And whilst the deliberations go on, whilst this committee of butchers are busy slaughtering in imagination the game they have not yet succeeded in bringing down, there comes another messenger from Citizen Chauvelin.

He must have ridden hard on the other one's heels, and something very unexpected and very sudden must have occurred to cause the Citizen to send this second note.

This time it is curt and to the point. Robespierre unfolds it and reads it to his colleagues.

"We have caught the woman--his wife--there may be murder attempted against my person, send me some one at once who will carry out my instructions in case of my sudden death."

Robespierre's lips curl in satisfaction, showing a row of yellowish teeth, long and sharp like the fangs of a wolf. A murmur like unto the snarl of a pack of hyenas rises round the table, as Chauvelin's letter is handed round.

Everyone has guessed the importance of this preliminary capture: "the woman--his wife." Chauvelin evidently thinks much of it, for he anticipates an attempt against his life, nay! he is quite prepared for it, ready to sacrifice it for the sake of his revenge.

Who had accused him of weakness?

He only thinks of his duty, not of his life; he does not fear for himself, only that the fruits of his skill might be jeopardized through assassination.

Well! this English adventurer is capable of any act of desperation to save his wife and himself, and Citizen Chauvelin must not be left in the lurch.

Thus, Citizen Collot d'Herbois is despatched forthwith to Boulogne to be a helpmeet and counsellor to Citizen Chauvelin.

Everything that can humanly be devised must be done to keep the woman secure and to set the trap for that elusive Pimpernel.

Once he is caught the whole of France shall rejoice, and Boulogne, who had been instrumental in running the quarry to earth, must be specially privileged on that day.

A general amnesty for all prisoners the day the Scarlet Pimpernel is captured. A public holiday and a pardon for all natives of Boulogne who are under sentence of death: they shall be allowed to find their way to the various English boats--trading and smuggling craft-- that always lie at anchor in the roads there.

The Committee of Public Safety feel amazingly magnanimous towards Boulogne; a proclamation embodying the amnesty and the pardon is at once drawn up and signed by Robespierre and his bloodthirsty Council of Ten, it is entrusted to Citizen Collot d'Herbois to be read out at every corner of the ramparts as an inducement to the little town to do its level best. The Englishman and his wife--captured in Boulogne--will both be subsequently brought to Paris, formally tried on a charge of conspiring against the Republic and guillotined as English spies, but Boulogne shall have the greater glory and shall reap the first and richest reward.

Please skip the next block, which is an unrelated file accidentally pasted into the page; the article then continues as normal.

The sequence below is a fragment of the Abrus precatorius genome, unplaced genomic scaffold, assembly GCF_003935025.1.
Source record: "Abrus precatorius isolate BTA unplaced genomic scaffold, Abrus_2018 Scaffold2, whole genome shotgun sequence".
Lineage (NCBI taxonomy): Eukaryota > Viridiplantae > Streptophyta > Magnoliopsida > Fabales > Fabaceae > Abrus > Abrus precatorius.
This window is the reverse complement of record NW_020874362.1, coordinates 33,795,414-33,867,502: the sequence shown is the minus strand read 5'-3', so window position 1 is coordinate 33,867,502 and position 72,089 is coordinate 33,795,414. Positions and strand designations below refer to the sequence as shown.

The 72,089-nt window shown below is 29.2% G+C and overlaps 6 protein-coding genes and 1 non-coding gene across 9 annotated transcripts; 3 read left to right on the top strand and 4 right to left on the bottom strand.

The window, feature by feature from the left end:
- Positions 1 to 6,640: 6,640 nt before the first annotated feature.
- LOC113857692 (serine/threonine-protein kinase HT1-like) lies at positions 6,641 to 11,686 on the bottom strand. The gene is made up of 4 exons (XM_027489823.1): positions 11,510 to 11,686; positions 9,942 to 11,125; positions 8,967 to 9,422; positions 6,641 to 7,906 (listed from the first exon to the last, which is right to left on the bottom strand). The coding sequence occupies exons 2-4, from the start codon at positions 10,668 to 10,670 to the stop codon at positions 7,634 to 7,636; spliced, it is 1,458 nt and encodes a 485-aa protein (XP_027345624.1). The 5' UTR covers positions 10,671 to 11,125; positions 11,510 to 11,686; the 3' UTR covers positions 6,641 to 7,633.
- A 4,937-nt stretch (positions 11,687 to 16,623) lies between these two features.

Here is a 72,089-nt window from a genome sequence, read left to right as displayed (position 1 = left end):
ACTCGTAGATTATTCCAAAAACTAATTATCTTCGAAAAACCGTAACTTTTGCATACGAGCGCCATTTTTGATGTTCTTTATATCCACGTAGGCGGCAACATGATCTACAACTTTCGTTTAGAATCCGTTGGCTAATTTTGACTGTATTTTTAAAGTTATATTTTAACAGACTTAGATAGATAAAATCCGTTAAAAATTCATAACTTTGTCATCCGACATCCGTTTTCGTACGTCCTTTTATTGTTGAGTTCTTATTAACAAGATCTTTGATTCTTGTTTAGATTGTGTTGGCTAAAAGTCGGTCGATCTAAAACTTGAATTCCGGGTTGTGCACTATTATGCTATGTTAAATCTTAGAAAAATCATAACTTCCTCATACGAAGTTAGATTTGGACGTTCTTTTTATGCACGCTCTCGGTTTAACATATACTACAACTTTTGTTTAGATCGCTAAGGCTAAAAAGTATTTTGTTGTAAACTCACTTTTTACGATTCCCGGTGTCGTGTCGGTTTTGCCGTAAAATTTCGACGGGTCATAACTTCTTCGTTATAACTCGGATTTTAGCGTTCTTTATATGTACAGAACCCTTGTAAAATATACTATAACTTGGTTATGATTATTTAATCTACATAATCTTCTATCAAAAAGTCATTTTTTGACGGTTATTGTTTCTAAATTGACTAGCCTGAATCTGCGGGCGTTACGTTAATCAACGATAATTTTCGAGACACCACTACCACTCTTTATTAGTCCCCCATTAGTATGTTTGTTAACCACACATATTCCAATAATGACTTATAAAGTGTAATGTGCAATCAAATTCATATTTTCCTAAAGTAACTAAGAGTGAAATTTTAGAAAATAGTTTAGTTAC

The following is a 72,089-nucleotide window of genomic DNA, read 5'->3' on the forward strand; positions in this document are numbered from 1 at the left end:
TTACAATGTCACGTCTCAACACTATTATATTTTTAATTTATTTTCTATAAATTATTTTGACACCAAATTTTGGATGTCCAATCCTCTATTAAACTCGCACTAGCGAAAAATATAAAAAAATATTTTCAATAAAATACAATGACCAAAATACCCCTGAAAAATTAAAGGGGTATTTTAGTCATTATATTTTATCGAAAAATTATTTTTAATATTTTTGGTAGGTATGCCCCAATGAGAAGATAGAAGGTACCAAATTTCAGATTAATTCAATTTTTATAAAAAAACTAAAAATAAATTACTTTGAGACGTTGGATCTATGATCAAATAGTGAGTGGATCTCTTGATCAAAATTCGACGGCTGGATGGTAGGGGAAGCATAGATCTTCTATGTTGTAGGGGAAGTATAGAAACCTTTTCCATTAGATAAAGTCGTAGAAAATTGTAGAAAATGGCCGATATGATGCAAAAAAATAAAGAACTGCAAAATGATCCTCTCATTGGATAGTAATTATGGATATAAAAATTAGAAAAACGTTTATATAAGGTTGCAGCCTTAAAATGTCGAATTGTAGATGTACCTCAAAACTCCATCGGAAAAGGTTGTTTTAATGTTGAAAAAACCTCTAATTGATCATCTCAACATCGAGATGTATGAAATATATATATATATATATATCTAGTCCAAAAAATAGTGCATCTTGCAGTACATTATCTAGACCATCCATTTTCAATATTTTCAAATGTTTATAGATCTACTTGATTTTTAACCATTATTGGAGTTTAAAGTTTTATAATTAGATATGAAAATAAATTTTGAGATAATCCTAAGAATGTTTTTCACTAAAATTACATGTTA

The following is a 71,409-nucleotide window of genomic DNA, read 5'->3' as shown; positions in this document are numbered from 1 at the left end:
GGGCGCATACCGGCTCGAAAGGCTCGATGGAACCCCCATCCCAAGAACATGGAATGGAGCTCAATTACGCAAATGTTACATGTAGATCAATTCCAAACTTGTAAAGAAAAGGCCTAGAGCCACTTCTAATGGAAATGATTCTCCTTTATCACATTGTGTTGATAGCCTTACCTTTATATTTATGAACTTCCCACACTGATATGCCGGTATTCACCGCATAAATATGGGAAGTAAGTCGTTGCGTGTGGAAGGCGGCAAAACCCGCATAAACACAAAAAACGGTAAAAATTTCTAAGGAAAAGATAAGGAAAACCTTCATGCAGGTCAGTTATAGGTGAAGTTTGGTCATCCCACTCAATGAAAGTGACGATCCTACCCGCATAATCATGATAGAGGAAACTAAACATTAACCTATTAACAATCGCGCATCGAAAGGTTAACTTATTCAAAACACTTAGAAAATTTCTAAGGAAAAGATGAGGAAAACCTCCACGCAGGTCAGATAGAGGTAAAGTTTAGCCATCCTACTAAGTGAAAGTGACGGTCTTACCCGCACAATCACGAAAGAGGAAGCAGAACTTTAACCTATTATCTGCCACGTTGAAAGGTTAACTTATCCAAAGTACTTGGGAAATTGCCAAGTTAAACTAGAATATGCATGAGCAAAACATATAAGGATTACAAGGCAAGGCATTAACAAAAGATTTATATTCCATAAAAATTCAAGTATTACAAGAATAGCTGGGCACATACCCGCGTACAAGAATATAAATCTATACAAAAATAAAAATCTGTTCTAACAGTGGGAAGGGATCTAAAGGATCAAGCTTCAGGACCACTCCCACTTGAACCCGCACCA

And armed with the magnanimous proclamation, the orders for general rejoicings and a grand local fete, armed also with any and every power over the entire city, its municipality, its garrisons, its forts, for himself and his colleague Chauvelin, Citizen Collot d'Herbois starts for Boulogne forthwith.

Needless to tell him not to let the grass grow under his horse's hoofs. The capture of the Scarlet Pimpernel, though not absolutely an accomplished fact, is nevertheless a practical certainty, and no one rejoices over this great event more than the man who is to be present and see all the fun.

Riding and driving, getting what relays of horses or waggons from roadside farms that he can, Collot is not likely to waste much time on the way.

It is 157 miles to Boulogne by road, and Collot, burning with ambition to be in at the death, rides or drives as no messenger of good tidings has ever ridden or driven before.

He does not stop to eat, but munches chunks of bread and cheese in the recess of the lumbering chaise or waggon that bears him along whenever his limbs refuse him service and he cannot mount a horse.

The chronicles tell us that twenty-four hours after he left Paris, half- dazed with fatigue, but ferocious and eager still, he is borne to the gates of Boulogne by an old cart horse requisitioned from some distant farm, and which falls down, dead, at the Porte Gayole, whilst its rider, with a last effort, loudly clamours for admittance into the town "in the name of the Republic."